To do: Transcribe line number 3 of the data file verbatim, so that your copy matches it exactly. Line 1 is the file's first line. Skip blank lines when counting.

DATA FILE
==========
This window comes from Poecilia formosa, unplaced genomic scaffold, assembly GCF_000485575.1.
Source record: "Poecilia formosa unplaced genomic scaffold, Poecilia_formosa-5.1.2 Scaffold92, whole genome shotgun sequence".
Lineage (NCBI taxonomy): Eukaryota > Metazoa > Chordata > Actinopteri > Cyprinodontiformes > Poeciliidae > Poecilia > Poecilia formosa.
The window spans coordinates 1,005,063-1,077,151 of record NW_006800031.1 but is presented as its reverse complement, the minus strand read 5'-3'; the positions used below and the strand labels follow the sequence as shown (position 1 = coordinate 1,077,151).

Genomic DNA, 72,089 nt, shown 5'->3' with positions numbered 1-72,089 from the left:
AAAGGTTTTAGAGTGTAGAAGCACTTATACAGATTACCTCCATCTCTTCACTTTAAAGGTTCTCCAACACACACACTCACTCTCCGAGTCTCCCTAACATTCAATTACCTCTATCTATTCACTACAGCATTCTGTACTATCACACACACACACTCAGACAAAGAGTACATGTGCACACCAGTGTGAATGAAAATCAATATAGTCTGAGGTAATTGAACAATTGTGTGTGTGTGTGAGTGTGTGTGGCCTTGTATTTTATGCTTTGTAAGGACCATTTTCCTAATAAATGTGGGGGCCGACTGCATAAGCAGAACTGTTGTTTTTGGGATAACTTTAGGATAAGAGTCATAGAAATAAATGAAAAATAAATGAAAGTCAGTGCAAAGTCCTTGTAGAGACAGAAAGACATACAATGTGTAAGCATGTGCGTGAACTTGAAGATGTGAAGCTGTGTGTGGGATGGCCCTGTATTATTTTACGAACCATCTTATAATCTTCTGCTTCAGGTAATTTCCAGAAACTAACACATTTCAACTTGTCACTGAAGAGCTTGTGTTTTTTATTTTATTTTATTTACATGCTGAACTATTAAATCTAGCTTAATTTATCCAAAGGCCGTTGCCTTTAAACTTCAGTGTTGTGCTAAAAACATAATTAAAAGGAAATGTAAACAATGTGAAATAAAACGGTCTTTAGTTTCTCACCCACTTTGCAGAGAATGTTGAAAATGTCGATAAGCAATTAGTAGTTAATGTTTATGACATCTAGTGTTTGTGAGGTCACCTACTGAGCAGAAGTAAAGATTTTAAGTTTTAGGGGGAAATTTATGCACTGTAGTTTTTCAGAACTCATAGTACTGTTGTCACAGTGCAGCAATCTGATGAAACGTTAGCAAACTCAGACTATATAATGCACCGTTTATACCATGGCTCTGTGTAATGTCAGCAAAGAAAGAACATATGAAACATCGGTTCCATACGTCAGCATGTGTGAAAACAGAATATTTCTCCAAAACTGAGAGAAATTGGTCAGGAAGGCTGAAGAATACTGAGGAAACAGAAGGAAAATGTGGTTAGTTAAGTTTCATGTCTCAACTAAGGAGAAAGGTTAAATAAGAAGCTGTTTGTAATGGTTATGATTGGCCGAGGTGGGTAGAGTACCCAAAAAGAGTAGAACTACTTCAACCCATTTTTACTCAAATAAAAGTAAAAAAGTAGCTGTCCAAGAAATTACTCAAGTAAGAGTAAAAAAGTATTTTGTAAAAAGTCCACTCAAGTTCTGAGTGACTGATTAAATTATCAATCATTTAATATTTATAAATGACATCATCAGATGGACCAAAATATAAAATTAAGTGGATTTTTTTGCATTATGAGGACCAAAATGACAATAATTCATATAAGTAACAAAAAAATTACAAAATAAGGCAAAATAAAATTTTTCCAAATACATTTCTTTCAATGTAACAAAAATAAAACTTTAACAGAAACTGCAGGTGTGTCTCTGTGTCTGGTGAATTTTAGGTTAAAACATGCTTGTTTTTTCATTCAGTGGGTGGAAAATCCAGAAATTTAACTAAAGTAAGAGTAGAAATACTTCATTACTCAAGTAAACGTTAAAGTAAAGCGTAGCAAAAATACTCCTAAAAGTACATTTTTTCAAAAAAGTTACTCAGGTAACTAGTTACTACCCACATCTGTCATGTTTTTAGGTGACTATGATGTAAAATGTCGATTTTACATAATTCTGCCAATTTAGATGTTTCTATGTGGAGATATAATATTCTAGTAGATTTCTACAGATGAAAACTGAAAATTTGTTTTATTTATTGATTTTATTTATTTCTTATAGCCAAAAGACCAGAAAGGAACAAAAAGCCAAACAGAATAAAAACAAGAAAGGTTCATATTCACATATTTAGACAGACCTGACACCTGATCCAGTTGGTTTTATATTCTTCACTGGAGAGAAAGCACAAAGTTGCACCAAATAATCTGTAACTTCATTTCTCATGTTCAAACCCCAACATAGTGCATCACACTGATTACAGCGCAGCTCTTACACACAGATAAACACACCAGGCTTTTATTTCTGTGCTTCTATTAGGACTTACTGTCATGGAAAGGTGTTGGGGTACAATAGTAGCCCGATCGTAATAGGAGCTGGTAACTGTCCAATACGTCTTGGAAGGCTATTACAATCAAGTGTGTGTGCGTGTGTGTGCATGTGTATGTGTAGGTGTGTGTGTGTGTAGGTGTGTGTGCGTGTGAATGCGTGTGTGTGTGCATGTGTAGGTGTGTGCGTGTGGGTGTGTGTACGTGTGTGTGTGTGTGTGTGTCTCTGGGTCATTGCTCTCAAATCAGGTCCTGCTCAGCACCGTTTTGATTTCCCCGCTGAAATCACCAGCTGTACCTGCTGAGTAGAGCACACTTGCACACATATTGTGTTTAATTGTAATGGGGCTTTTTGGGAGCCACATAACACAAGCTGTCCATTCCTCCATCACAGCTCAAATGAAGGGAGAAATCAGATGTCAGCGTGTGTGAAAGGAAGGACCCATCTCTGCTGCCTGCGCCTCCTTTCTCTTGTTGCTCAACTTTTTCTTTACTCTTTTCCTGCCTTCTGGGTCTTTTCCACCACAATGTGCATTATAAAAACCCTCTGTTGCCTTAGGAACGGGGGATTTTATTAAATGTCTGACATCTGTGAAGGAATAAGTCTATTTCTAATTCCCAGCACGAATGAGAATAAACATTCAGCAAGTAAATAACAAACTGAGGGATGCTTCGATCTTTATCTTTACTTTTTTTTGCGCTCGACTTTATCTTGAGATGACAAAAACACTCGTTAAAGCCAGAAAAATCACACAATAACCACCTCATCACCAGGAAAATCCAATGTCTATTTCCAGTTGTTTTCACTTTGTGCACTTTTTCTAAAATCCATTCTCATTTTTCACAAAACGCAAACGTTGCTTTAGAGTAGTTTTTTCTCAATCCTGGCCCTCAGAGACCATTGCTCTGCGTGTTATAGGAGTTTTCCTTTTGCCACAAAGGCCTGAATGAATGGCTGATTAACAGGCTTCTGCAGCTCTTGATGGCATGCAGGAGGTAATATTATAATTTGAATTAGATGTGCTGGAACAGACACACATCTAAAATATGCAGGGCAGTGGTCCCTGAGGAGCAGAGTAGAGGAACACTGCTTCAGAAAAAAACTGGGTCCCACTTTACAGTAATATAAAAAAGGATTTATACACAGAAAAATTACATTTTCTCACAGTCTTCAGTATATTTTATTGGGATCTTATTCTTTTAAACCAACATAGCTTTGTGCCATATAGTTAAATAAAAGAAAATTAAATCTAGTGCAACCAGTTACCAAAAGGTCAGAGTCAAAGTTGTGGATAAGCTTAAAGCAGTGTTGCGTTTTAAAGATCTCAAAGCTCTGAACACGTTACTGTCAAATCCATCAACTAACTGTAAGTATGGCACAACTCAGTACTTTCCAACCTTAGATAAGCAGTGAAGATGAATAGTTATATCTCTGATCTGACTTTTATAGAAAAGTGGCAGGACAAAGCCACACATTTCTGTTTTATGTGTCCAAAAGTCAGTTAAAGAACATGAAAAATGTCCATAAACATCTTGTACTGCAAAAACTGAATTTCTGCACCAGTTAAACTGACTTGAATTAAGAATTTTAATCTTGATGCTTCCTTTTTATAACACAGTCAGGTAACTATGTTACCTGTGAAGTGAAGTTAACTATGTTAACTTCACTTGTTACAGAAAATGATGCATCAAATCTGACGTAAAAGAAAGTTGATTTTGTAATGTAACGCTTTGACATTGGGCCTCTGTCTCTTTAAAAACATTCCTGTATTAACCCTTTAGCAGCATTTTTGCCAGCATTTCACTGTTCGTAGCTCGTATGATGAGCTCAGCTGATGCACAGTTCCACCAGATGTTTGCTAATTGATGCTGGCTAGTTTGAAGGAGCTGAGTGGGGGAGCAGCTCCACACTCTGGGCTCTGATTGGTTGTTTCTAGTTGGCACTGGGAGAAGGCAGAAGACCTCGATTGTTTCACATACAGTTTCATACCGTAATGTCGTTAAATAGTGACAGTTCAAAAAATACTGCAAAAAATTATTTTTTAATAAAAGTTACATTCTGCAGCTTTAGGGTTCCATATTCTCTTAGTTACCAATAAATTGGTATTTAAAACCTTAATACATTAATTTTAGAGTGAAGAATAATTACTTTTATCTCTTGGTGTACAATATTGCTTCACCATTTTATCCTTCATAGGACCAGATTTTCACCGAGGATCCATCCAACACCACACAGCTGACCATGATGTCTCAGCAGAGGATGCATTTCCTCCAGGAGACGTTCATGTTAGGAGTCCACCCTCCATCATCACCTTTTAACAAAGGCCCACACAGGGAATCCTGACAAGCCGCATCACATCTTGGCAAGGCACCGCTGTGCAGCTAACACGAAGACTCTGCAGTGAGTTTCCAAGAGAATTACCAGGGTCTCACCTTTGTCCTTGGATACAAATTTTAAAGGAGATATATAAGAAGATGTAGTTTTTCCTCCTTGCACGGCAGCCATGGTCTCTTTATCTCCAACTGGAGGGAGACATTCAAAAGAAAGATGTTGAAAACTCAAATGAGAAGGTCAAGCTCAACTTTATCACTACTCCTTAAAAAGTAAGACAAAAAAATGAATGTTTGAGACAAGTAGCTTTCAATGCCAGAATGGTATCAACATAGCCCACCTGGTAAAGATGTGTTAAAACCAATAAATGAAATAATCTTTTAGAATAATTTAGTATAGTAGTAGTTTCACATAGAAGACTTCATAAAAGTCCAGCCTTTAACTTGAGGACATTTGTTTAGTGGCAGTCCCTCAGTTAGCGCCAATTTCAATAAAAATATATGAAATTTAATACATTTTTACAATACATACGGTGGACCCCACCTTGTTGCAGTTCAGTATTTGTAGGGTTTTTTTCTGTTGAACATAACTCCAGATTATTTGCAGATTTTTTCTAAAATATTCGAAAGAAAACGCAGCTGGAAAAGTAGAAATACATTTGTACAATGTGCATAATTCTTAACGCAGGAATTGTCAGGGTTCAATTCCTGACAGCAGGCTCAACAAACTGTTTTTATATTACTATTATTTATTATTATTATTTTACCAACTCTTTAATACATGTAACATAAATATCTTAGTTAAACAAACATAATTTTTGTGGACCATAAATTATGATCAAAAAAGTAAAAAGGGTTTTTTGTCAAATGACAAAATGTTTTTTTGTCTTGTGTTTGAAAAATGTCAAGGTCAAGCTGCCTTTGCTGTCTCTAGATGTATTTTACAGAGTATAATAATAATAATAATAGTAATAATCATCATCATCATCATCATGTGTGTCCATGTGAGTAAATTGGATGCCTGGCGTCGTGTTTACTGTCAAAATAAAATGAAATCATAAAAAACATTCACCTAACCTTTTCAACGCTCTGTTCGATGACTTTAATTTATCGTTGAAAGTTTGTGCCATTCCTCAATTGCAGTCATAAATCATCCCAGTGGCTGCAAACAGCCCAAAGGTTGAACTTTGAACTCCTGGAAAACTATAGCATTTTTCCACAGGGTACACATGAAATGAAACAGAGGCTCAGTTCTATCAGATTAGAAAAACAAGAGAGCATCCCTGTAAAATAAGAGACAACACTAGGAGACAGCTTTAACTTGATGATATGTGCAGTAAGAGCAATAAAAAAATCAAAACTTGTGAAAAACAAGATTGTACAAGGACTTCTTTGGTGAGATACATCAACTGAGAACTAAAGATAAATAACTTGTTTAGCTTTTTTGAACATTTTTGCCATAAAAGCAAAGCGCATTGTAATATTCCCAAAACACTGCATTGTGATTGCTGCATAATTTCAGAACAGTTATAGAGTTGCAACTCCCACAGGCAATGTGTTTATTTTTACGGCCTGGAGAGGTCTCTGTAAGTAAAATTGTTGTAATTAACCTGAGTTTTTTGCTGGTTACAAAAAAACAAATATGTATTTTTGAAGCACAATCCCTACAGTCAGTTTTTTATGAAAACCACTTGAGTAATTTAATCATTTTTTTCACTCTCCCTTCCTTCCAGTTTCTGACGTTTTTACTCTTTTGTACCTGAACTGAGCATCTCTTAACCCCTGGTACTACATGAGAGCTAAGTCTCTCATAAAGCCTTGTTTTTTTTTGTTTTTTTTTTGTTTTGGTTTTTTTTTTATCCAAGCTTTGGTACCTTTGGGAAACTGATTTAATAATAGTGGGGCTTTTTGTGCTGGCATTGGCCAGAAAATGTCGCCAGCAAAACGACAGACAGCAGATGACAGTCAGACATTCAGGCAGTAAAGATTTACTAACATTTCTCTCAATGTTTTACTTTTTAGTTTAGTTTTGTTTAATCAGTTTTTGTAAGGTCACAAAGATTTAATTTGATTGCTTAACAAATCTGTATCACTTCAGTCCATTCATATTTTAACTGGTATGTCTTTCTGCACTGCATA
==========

Lineage (NCBI taxonomy): Eukaryota > Metazoa > Chordata > Actinopteri > Cyprinodontiformes > Poeciliidae > Poecilia > Poecilia formosa.